Stephan Eberharter

Eberharter ( born March 24, 1969 in Brixlegg ) is a former Austrian alpine skier. He won 29 World Cup races, twice the overall World Cup, was Olympic champion and three times world champion. He is ranked among the most successful ski racers of the Austrian Ski Federation.

  • 2.1 Olympic Winter Games
  • 2.2 World Championships
  • 2.3 Junior World Championships
  • 2.4 World Cup 2.4.1 World Cup wins


The beginning

Eberharter completed his education at the Skihauptschule Neustift and the Skihandelsschule Stams. First international experience he gained at the Junior World Championships in 1987, where he achieved its best result to the seventh place in the giant slalom. In 1988 he was included in the squad of the Austrian Ski Federation and won the European Cup in the 1988/89 season, the overall and equal points with the Italian Attilio Barcella the giant slalom standings. After these successes, he started from the next winter in the World Cup, and reached in his first season four top - ten finishes. The first podium finish followed on 2 December 1990 with third place in the Super G in Valloire.

At the 1991 World Championships in Saalbach -Hinterglemm, the then 21 -year-old managed the big breakthrough. With victories in Super -G and in the combination he was double world champion. In the World Cup followed this winter two more podiums, so he reached behind the Swiss Franz Heinzer second place in the super -G standings, and at the end of the season he won the Austrian championship in slalom. Due to its great success at the World Cup, he was elected in 1991 to the Austrian Sportsman of the Year.

In the following years Eberharter was thrown back by injuries over again. Shortly before the 1992 Olympics he suffered a medial ligament tear, started there but in combination, where it turned out after the 18th place in the downhill slalom in the first passage. Best World Cup results this season two fourth places in the combinations of Garmisch -Partenkirchen and Kitzbühel. In the fall of 1992, he suffered a broken collarbone in a motorcycle accident. At the 1993 World Championships in Morioka Shizukuishi he could not defend his title combination, he fell in the slalom run out. But the super-G title he retained, since this race had to be canceled because of bad weather. On March 7, he reached second place in the Super G in Aspen by far his best result this season.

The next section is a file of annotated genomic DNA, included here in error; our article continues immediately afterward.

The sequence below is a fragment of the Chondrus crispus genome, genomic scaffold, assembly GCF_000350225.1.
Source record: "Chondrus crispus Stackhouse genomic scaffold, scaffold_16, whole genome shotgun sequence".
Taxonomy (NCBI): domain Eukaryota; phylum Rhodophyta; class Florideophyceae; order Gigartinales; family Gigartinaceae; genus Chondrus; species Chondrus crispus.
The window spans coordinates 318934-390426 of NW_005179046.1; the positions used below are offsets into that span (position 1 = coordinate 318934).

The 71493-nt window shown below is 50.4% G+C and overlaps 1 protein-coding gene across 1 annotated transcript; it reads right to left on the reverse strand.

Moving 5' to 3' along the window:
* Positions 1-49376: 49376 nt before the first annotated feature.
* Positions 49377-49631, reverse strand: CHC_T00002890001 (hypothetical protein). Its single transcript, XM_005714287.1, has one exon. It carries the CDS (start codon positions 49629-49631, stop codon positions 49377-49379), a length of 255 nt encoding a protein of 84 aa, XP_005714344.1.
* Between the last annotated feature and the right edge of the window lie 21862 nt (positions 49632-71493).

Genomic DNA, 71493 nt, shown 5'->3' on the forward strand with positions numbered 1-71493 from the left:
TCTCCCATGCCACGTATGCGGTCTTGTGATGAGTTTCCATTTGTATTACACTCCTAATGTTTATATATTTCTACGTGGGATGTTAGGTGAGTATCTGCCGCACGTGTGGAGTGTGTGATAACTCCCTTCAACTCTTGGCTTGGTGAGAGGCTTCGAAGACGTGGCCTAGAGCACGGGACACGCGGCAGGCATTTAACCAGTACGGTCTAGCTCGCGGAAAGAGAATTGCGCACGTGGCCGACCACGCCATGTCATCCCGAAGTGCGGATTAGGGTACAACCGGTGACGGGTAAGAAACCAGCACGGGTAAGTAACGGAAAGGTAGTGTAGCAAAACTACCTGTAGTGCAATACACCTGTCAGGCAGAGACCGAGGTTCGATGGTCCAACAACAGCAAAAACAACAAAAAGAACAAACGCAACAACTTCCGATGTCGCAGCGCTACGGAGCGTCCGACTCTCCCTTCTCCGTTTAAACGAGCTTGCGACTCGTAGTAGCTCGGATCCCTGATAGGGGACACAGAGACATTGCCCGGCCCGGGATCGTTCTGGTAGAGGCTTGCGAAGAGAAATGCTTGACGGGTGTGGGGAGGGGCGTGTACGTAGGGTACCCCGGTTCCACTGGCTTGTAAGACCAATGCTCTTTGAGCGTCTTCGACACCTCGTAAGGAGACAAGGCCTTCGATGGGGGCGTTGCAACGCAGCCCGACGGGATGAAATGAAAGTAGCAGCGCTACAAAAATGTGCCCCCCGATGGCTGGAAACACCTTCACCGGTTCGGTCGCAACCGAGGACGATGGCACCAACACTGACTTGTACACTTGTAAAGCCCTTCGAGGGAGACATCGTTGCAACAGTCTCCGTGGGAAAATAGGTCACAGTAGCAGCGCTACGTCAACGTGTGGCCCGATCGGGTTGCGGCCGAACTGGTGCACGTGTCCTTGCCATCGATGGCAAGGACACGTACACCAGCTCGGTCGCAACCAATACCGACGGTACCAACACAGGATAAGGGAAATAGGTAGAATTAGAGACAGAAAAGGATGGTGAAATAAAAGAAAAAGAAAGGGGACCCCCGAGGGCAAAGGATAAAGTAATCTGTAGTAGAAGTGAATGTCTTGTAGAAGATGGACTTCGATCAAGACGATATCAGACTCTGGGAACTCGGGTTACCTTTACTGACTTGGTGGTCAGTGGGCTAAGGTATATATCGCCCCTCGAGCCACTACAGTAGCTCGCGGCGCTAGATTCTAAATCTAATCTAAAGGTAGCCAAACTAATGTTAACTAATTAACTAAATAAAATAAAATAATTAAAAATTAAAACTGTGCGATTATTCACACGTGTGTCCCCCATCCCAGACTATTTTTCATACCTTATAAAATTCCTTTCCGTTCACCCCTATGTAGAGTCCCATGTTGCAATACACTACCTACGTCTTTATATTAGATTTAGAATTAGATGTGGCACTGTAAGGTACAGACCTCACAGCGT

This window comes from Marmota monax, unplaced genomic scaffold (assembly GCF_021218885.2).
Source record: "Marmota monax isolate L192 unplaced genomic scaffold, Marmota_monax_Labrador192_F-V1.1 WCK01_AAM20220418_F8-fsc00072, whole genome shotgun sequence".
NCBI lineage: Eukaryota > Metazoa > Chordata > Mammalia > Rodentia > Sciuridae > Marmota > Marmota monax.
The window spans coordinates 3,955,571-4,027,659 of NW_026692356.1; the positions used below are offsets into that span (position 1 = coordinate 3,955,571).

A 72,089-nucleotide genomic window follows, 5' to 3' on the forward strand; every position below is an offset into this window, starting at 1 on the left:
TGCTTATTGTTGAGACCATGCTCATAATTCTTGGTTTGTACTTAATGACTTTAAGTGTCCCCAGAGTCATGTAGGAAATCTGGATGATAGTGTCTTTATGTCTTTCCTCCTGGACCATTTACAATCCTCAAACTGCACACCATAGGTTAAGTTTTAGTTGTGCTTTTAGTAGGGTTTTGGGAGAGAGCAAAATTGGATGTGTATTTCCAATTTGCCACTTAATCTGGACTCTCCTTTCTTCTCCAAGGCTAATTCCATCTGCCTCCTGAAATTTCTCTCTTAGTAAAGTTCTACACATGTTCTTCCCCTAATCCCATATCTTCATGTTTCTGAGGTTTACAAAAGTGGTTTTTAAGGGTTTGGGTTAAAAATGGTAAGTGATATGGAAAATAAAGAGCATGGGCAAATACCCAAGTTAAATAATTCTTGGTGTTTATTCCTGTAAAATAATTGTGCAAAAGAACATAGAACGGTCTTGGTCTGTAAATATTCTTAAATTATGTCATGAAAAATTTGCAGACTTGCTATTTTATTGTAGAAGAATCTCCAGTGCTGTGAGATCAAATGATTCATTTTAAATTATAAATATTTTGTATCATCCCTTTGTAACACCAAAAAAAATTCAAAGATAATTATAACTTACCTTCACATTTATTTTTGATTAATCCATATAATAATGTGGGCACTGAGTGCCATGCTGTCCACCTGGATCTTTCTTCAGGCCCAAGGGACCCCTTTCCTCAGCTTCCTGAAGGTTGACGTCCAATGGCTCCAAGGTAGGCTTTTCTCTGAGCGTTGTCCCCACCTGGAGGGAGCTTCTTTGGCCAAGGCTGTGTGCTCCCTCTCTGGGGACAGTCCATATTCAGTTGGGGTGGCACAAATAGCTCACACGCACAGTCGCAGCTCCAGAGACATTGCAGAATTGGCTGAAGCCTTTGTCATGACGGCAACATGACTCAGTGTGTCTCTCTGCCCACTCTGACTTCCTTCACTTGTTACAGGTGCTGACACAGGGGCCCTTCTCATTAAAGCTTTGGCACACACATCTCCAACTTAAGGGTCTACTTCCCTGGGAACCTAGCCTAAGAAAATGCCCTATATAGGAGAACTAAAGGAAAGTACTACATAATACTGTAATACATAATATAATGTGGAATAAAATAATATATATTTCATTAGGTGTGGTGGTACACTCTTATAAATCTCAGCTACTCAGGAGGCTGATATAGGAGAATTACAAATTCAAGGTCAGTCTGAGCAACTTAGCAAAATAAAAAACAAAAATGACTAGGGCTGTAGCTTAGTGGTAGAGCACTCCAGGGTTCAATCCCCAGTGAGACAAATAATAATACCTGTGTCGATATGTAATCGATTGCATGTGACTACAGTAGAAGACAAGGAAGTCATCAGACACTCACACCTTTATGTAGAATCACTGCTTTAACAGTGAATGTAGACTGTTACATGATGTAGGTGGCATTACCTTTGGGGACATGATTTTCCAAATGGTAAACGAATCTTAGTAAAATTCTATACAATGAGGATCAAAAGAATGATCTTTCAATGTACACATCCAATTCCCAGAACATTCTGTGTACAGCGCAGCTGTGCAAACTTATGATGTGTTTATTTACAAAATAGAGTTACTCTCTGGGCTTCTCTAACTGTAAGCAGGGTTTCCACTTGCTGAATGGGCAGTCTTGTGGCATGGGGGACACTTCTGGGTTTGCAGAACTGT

In December 1993 he suffered in a fall in Val Gardena serious injury in his left knee, which meant the end of the season for him. As a result, he had to undergo several operations meniscus. Also next winter he reached no pleasing results and finally fell out of the World Cup squad of the Austrian Ski Federation.

The Comeback

In the following years Eberharter tried to qualify for the European Cup again the World Cup. In the 1995/96 season he achieved several podiums, and took, without belonging to the national team at the World Cup in 1996 in the Sierra Nevada in part. As defending him the start in the Super- G was possible, but he could not finish the race. In the European Cup 1996/97 season it was with the results significantly uphill. With six victories, he won the overall title, the downhill standings and the super-G standings and secured himself in these disciplines again a Fixstartplatz in the World Cup.

In his comeback in the World Cup in the 1997/98 season he managed to carve out at the top. Already in the first race of the season, the giant slalom in Tignes on October 26, Eberharter reached with the high start number 42 in fourth place in December and January was followed by several podiums. At the 1998 Winter Olympics in Nagano he won behind his teammate Hermann Maier silver medal in the giant slalom. Maier was in these years also Eberharter's biggest competitor, from whose shadow he could not take effect until Maiers serious injury permanently. At season's end Eberharter succeeded in the giant slalom in Crans -Montana on March 14, his first World Cup victory. In the World Cup he reached just as the Super-G in third place in the giant slalom, he finished fourth.